The additional costs for a solar building envelope compared to conventional construction methods amount to 30 to 50 per cent of the costs for the facade and roof. However, the electricity yield leads to a higher return on investment.
The roof and facade integration of a solar system rises the construction costs of the building envelope. But the additional costs are manageable and range between 30 and 50 per cent of the total costs for a facade or the roof, depending on the application. This is the result of a study conducted by the Swiss Planning Office for Solar Façades CR Energie on behalf of the Swiss Federal Office of Energy (BFE) and Energy Switzerland.
For this purpose, five reference buildings were examined to determine the additional costs of integrating photovoltaics compared to a conventional building envelope. The total investment costs were considered. Thus, not only the costs for the mounting and the facade material itself, which are incurred anyway, were included, but also a possibly higher price for the solar modules compared to the passive facade material as well as the additional costs caused by the photovoltaics. These range from the cabling and power electronics to the connection of the systems to the grid and the building electronics. „Design aspects, on the other hand, do not lead to additional investment that can be attributed to photovoltaics,“ explains Christian Renken, Managing Director of CR Energie, when presenting the results at this year’s Symposium Solar Construction, which was organized by Swissolar and the Austrian Technology Platform Photovoltaics (TPPV).
BIPV more expensive, but…
An analysis of the integration of monocrystalline modules into the roof of an apartment building found that the total cost of BIPV is 990 Swiss francs per square meter. An alternative covering with fibre cement slate would have cost 586 Swiss francs per square meter. Thus, the additional costs for BIPV are 41 per cent. At 45 per cent, the additional costs for a facade built with monocrystalline glass-glass in comparison to a conventional glass facade are similarly high.
Even if customized coloured solar modules are used in the facade, the additional costs for photovoltaics remain well below 50 per cent compared to a fibre cement slate facade. In the new building examined here, the additional costs for the custom-made modules were even lower at 42 per cent than for a facade with standard modules.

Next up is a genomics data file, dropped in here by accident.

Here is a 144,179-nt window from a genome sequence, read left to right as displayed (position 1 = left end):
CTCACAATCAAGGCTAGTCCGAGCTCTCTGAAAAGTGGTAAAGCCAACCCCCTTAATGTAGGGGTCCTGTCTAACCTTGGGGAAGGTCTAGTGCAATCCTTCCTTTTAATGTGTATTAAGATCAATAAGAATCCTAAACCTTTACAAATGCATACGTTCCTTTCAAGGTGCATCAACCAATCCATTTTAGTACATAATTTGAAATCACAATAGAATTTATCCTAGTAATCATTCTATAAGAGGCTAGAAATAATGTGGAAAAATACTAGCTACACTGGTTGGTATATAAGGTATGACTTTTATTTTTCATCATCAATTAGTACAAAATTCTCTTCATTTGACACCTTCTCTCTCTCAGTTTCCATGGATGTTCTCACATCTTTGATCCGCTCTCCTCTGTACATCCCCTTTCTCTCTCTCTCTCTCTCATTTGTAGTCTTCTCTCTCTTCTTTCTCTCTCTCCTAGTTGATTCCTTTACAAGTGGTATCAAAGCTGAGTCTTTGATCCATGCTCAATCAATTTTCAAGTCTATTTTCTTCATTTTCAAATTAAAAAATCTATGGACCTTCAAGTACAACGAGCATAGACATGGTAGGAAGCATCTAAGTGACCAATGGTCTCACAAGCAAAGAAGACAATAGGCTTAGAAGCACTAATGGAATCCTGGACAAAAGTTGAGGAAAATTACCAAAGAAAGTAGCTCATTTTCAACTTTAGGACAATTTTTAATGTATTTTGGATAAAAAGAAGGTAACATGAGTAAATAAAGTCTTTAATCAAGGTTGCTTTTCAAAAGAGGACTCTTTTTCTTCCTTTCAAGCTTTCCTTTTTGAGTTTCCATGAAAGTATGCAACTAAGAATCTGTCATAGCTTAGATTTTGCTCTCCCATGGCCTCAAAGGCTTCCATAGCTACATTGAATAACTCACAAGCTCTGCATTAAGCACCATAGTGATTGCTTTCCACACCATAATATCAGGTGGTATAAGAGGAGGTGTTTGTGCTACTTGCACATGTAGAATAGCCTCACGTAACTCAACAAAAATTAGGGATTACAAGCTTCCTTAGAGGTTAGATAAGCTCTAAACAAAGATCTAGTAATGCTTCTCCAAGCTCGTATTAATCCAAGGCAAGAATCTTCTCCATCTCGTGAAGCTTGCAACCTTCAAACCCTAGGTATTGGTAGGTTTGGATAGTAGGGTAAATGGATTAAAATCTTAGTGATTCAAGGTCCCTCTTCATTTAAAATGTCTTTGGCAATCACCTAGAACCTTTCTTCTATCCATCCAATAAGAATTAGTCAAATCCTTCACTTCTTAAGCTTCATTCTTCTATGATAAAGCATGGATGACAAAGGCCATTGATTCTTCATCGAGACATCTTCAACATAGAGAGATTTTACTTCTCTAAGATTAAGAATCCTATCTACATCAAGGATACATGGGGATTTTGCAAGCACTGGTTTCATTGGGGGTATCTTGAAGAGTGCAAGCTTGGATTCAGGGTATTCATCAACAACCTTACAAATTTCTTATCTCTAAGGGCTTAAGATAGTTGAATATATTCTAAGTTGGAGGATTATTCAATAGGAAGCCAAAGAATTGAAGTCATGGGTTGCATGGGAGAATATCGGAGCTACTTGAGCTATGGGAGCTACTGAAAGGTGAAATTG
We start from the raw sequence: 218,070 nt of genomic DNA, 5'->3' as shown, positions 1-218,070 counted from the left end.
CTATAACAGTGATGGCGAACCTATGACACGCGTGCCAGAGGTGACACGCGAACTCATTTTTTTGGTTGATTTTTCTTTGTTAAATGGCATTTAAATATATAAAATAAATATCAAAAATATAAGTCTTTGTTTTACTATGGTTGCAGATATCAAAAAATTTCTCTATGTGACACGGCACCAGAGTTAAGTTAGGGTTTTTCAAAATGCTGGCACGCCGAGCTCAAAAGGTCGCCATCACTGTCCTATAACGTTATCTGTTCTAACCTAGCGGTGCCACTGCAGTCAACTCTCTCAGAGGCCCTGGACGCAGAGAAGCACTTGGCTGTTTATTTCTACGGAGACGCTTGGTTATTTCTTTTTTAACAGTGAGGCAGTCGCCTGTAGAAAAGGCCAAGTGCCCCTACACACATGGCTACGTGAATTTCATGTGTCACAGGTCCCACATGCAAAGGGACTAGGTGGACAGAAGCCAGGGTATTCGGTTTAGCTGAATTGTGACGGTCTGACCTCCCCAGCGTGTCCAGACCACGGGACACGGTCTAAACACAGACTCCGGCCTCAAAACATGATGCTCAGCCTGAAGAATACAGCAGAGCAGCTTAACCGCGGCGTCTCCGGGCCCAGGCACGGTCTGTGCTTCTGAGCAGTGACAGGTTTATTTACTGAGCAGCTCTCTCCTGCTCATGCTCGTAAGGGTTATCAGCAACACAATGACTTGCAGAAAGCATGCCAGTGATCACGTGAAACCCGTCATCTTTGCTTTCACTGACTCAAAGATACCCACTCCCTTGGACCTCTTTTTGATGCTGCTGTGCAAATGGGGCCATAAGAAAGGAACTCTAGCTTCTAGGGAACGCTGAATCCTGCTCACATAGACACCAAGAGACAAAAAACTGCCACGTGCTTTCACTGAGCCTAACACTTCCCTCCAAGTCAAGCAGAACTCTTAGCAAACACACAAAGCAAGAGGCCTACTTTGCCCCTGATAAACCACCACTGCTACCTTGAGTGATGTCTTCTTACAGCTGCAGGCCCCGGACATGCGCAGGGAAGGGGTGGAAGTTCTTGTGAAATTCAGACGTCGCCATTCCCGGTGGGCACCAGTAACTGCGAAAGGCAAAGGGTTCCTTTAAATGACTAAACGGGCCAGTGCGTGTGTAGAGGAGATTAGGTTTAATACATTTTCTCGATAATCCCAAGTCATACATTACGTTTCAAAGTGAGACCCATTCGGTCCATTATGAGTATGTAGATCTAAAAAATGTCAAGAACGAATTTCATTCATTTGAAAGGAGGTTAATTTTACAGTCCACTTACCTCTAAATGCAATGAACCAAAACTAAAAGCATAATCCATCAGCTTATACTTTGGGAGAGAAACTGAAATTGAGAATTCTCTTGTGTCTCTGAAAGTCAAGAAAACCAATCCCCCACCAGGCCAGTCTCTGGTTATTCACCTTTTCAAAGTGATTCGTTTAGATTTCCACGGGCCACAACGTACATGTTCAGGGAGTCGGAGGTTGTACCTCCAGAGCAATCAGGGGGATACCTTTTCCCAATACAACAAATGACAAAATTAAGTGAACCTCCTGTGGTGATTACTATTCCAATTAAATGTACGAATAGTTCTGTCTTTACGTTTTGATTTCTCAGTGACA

The efficiency can be improved
At first this sounds a lot. But CR Energie has evaluated the economic efficiency. This is not only made up of the investment costs but must also include the yield from the solar facade. This economic efficiency depends, among other things, on the consumption of solar power on site. The higher this is, the more the operating costs for the building decrease.
In many cases, this increases the return on investment above that of a conventional building envelope. After all, the inactive building envelope only impacts the return on investment through the depreciation of the building component, whereas the solar system adds the electricity yield. It is between one and four per cent if the system is integrated as part of a building renovation. If the solar system is integrated into a new building, the return on equity is between two and eight per cent. The inactive facade generates around five per cent returns. In the case of roof renovation, it is less than one per cent and even becomes negative without tax deductions.
Use high quality systems
However, the profitability depends on other factors. „Integral planning is crucial in this context,“ explains Christian Renken. „Thus, the solar facade must be taken into account in the planning process right from the start.“ But low maintenance costs for the integrated solar system are also decisive. „That is why it is important to use durable systems,“ Christian Renken emphasizes. In this way, the additional costs for the active building envelope can be limited to 30 to 50 per cent, but these are amortized within a few years through the electricity yield.
Der Bericht wurde von der Redaktion “photovoltaik” (su/mfo) 2020 verfasst – der Artikel darf nicht ohne Genehmigung weiterverbreitet werden! | photovoltaik.eu 2020 | photovoltaik 10/2020 | Inhalt | Einzelheftbestellung